Chatham, MA. – June 8, 1918

Chatham, Massachusetts – June 8, 1918 

     On the night of June 8, 1918, a U. S. Navy dirigible at the Chatham Naval Air Station was maneuvering towards its hangar when its rudder was rendered inoperable after it came into contact with a pole.  A strong wind was blowing at the time, and the rudderless ship was carried out to sea with three men aboard.  They were rescued the following day by a patrol boat.  The dirigible was towed to Hyannis, Mass. and brought back to Chatham by truck and trailer.  The dirigible was valued at $40,000.     


     The Falmouth Enterprise, “Dirigible Blown Out To Sea”, June 15, 1918, page 8. 

First U.S. Navy Airship – 1915

     The following newspaper article appeared in the New York Tribune on April 21, 1915, page 5.



     Lowest is $29,876 and Highest $200,000 for Construction of Dirigibles.

     Washington, April 20. – Four firms to-day competed in the bidding for the construction of the first dirigible airships for the United States navy.  The bids disclosed a wide divergence.  The lowest was $29,876, or $58,552 for two dirigibles, while the highest was $200,000 for a single aircraft.

     The dirigible will be neither impressive or large.  Their principal function will be to furnish training for pilots and to serve as a basis for investigation of the workability of dirigibles in maneuvers.  The Secretary of the Navy’s memorandum issued today said:

     “The Office of Aeronautics considers that the dirigible is to be the kingfisher of the submarine.  The aeroplane, rapidly scouting the seas off our harbors and around our fleet, discovers the enemy’s submarines lying in wait for innocent merchant ships, or attempting to creep up on our fighting ships.”    

     “The dirigible from the shore station or from the dirigible ships of the fleet, thus warned by the aeroplane scouts, proceed to the attack of the submarines, dropping on them heavy bombs fitted with fuses to explode on hitting or after sinking to a certain depth”

     The general specifications required that the dirigibles should be of the non-rigid type, 175 feet long, 50 feet high, and 36 feet wide, with a useful load of about 2,000 pounds.  It is specified that they have a speed of twenty-five miles an hour, and be capable of rising 3,000 feet without disposing of ballast.

     The following bids were received: Stanley Yale Beach, New York – One machine, $29, 876; two machines, $58,552.  American Dirigible Balloon Syndicate, Inc., New York – One machine, $41,000; one machine (larger), $45,000.  The Connecticut Aircraft Company, New Haven – One machine, $45,636.25; two machines, $82,215.12.  The Goodyear Tire and Rubber Company, Akron, Ohio, – One machine, $200,000.

     The last bid is subject to a reduction which will make the total cost to the government equal to the cost of the machine to the Goodyear Tore and Rubber Company plus 50 per cent.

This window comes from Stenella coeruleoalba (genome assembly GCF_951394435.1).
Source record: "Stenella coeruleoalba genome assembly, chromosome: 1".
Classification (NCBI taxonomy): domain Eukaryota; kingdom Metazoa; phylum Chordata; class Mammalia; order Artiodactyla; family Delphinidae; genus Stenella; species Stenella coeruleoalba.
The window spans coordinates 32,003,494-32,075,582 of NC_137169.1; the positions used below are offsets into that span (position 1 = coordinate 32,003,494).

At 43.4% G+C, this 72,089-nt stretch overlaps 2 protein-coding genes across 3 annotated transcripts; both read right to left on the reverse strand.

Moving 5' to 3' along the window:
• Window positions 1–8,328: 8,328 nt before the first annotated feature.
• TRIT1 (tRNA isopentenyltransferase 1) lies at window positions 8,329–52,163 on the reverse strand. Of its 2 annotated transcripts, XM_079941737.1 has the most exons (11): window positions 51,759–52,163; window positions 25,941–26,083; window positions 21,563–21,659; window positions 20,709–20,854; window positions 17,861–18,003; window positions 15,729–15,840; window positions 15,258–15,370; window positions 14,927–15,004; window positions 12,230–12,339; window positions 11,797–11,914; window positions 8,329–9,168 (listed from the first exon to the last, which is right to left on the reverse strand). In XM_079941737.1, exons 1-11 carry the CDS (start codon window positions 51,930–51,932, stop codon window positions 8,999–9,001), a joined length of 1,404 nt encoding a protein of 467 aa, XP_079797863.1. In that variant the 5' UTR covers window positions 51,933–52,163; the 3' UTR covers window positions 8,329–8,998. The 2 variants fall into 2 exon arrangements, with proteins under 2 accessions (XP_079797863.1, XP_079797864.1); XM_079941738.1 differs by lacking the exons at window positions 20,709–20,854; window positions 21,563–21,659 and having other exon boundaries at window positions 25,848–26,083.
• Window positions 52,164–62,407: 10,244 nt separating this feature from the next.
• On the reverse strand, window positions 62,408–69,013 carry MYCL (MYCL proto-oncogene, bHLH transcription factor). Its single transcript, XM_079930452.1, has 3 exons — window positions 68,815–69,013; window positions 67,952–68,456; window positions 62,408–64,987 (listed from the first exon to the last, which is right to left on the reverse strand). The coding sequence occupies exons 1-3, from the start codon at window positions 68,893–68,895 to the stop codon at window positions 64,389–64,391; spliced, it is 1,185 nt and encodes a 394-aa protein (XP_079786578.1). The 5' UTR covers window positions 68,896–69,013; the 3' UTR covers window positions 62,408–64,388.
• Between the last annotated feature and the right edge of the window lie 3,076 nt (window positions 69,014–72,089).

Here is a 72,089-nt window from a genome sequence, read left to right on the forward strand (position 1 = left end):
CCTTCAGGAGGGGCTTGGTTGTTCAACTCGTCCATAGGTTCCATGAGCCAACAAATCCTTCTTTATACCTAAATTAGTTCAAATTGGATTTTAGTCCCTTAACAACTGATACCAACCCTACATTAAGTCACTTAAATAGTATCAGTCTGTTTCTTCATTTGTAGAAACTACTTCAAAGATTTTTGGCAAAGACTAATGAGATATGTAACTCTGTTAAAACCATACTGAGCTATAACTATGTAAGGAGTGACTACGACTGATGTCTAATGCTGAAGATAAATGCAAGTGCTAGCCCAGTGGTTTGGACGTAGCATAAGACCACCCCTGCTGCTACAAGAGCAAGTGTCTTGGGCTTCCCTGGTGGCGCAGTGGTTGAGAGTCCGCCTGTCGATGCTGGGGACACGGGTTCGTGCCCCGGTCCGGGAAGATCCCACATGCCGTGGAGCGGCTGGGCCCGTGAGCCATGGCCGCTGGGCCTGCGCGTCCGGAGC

History has shown that the contact was awarded to the Connecticut Aircraft Company.  The first dirigible ordered was designed to carry eight men, four of whom would serve as crew, and the other four as student observers.  The ship would be 175 feet long, 55 feet high, and would have a gas capacity of 110,00 cubic feet.  It could achieve a speed of 25 mph and operate for two hours in the air – longer if fewer men were aboard. 

     Source: New York Tribune, “Airship For Navy Ordered As Trail- Dirigible to Cost $46,000 And Will Be Used To Train Men”, May 15, 1915

South Weymouth NAS – February 13, 1960

South Weymouth Naval Air Station – February 13, 1960


     On the morning of February 13, 1960, the U.S. Navy blimp, ZPG-3W, reportedly the largest blimp in the world, was being towed by a tractor to its hangar at the South Weymouth Naval Air Station when a strong gust of wind lifted the rear of the blimp which caused the tow-tractor to flip on its side.  (The three man crew on the tractor were not injured.)  When the tractor flipped over the tow line broke and the blimp was driven by the wind into the door of the hangar which caused a large rip in the fabric, allowing 1.5 million cubic feet of helium gas to escape.  As the blimp began to settle, the lone crewman aboard had to scramble out of the gondola before it was buried under the weight of the deflating fabric. 

     The $12 million dollar blimp was reported to be a total loss.   

     The ZPG-3-W was 403 feet long, and 118 feet tall.   


     Boston Advertiser, “Biggest Blimp Ripped Open”, February 14, 1960

     Sunday News, (N.Y.), Biggest Blimp, $12 Million Job, Gone With The Wind”, February 14, 1960

     New York Daily News, “Huge Blimp Rips Skin, Deflates”, February 27, 1960


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